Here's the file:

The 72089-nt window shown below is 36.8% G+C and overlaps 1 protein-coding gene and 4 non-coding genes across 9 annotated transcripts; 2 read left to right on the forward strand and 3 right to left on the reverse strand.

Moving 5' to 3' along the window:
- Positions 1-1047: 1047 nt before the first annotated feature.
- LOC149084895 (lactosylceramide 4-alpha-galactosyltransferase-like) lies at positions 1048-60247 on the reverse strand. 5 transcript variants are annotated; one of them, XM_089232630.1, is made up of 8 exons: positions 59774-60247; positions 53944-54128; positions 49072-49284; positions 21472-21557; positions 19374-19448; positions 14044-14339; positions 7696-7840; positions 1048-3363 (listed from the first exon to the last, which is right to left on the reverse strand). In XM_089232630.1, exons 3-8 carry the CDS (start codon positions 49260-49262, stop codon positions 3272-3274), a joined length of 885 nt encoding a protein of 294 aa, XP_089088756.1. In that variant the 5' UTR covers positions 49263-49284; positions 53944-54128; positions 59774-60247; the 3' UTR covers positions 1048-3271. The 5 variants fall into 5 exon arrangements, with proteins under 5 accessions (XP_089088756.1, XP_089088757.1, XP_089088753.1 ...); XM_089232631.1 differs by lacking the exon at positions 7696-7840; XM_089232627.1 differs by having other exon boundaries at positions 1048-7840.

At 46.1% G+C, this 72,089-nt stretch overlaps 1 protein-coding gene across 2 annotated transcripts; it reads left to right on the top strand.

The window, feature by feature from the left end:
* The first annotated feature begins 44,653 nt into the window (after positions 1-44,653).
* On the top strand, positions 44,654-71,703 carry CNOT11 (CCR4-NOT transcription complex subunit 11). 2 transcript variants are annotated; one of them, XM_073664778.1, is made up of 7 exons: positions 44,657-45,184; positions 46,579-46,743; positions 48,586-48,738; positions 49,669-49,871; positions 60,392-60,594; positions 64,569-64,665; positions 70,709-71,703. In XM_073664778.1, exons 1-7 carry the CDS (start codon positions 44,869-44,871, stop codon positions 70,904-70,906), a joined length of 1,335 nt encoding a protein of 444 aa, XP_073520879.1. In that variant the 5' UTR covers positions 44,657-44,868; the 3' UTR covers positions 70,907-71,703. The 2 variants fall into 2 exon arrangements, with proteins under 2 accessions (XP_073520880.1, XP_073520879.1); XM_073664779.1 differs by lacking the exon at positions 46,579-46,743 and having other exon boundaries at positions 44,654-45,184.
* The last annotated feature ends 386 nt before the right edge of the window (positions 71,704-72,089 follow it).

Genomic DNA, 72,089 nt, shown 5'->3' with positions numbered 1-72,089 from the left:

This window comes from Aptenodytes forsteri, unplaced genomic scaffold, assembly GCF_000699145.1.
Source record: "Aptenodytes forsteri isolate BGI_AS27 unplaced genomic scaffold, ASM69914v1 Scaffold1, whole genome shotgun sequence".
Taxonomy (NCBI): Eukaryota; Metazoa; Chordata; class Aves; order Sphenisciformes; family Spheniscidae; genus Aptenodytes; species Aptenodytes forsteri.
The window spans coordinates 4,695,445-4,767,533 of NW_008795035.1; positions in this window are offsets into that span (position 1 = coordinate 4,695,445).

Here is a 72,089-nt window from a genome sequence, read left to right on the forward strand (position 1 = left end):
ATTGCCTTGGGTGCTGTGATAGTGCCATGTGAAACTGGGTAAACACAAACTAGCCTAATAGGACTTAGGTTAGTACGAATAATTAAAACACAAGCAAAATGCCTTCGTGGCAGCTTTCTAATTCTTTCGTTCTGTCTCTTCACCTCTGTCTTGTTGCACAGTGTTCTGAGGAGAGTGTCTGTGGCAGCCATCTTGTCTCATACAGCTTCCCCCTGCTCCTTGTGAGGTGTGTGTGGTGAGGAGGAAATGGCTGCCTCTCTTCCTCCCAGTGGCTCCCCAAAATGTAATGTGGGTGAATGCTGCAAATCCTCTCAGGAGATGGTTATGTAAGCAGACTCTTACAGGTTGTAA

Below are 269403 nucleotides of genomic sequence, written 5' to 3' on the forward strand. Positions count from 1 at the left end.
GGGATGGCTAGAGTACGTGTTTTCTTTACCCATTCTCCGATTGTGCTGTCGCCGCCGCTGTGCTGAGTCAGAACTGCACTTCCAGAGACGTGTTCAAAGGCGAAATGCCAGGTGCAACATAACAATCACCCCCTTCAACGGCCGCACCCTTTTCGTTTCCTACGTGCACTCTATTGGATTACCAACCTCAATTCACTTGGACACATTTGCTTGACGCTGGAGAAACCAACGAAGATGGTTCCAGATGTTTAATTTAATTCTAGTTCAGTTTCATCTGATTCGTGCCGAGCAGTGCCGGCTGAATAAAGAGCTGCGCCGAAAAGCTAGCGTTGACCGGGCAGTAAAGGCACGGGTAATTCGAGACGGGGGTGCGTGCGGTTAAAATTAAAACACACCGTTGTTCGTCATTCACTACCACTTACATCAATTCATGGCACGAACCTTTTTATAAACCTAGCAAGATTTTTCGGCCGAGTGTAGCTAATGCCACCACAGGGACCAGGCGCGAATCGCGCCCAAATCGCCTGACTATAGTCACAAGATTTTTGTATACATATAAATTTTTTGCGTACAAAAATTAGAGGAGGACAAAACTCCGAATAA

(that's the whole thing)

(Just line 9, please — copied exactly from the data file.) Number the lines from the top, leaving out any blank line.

* The last annotated feature ends 386 nt before the right edge of the window (positions 71,704-72,089 follow it).